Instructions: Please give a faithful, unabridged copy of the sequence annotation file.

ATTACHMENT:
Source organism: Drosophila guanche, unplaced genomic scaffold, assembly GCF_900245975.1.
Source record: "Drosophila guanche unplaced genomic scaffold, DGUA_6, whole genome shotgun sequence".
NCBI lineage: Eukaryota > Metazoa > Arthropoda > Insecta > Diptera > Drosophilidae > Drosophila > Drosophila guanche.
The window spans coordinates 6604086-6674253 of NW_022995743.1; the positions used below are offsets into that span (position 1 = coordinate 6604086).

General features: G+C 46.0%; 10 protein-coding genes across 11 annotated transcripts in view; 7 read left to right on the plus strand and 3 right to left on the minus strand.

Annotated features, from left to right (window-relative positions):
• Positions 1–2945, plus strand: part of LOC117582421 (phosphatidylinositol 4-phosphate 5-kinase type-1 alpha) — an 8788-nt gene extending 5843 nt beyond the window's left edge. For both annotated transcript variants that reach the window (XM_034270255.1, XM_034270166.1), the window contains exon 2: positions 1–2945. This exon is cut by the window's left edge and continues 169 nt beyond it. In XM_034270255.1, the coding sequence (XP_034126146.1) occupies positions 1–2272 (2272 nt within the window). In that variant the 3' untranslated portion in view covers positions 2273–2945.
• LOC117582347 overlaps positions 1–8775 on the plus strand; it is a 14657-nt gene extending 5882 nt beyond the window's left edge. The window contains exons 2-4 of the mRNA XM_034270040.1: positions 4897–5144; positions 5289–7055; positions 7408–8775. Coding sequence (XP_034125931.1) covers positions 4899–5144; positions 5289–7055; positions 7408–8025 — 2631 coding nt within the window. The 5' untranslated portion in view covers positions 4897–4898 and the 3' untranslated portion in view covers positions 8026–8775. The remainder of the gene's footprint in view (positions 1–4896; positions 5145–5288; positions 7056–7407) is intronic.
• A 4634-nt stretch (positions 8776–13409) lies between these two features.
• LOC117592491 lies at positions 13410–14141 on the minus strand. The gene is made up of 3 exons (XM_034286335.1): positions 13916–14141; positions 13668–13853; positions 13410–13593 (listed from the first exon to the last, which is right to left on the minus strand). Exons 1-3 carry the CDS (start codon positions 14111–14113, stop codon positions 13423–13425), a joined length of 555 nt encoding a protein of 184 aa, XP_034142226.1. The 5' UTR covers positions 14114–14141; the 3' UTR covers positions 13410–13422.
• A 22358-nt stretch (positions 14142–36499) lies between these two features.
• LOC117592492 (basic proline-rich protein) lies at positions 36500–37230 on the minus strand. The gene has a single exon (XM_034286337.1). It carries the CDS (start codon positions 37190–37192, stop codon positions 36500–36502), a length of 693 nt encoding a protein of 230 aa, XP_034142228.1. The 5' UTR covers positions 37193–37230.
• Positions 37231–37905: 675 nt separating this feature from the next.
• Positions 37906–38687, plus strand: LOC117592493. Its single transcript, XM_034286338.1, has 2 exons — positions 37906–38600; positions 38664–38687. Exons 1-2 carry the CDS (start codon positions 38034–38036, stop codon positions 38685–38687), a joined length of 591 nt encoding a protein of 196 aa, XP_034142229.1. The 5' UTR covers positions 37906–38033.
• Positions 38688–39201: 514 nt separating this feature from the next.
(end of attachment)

Source organism: Drosophila guanche, unplaced genomic scaffold, assembly GCF_900245975.1.
Source record: "Drosophila guanche unplaced genomic scaffold, DGUA_6, whole genome shotgun sequence".
NCBI lineage: Eukaryota > Metazoa > Arthropoda > Insecta > Diptera > Drosophilidae > Drosophila > Drosophila guanche.
The window spans coordinates 6604086-6674253 of NW_022995743.1; the positions used below are offsets into that span (position 1 = coordinate 6604086).

General features: G+C 46.0%; 10 protein-coding genes across 11 annotated transcripts in view; 7 read left to right on the plus strand and 3 right to left on the minus strand.

Annotated features, from left to right (window-relative positions):
• Positions 1–2945, plus strand: part of LOC117582421 (phosphatidylinositol 4-phosphate 5-kinase type-1 alpha) — an 8788-nt gene extending 5843 nt beyond the window's left edge. For both annotated transcript variants that reach the window (XM_034270255.1, XM_034270166.1), the window contains exon 2: positions 1–2945. This exon is cut by the window's left edge and continues 169 nt beyond it. In XM_034270255.1, the coding sequence (XP_034126146.1) occupies positions 1–2272 (2272 nt within the window). In that variant the 3' untranslated portion in view covers positions 2273–2945.
• LOC117582347 overlaps positions 1–8775 on the plus strand; it is a 14657-nt gene extending 5882 nt beyond the window's left edge. The window contains exons 2-4 of the mRNA XM_034270040.1: positions 4897–5144; positions 5289–7055; positions 7408–8775. Coding sequence (XP_034125931.1) covers positions 4899–5144; positions 5289–7055; positions 7408–8025 — 2631 coding nt within the window. The 5' untranslated portion in view covers positions 4897–4898 and the 3' untranslated portion in view covers positions 8026–8775. The remainder of the gene's footprint in view (positions 1–4896; positions 5145–5288; positions 7056–7407) is intronic.
• A 4634-nt stretch (positions 8776–13409) lies between these two features.
• LOC117592491 lies at positions 13410–14141 on the minus strand. The gene is made up of 3 exons (XM_034286335.1): positions 13916–14141; positions 13668–13853; positions 13410–13593 (listed from the first exon to the last, which is right to left on the minus strand). Exons 1-3 carry the CDS (start codon positions 14111–14113, stop codon positions 13423–13425), a joined length of 555 nt encoding a protein of 184 aa, XP_034142226.1. The 5' UTR covers positions 14114–14141; the 3' UTR covers positions 13410–13422.
• A 22358-nt stretch (positions 14142–36499) lies between these two features.
• LOC117592492 (basic proline-rich protein) lies at positions 36500–37230 on the minus strand. The gene has a single exon (XM_034286337.1). It carries the CDS (start codon positions 37190–37192, stop codon positions 36500–36502), a length of 693 nt encoding a protein of 230 aa, XP_034142228.1. The 5' UTR covers positions 37193–37230.
• Positions 37231–37905: 675 nt separating this feature from the next.
• Positions 37906–38687, plus strand: LOC117592493. Its single transcript, XM_034286338.1, has 2 exons — positions 37906–38600; positions 38664–38687. Exons 1-2 carry the CDS (start codon positions 38034–38036, stop codon positions 38685–38687), a joined length of 591 nt encoding a protein of 196 aa, XP_034142229.1. The 5' UTR covers positions 37906–38033.
• Positions 38688–39201: 514 nt separating this feature from the next.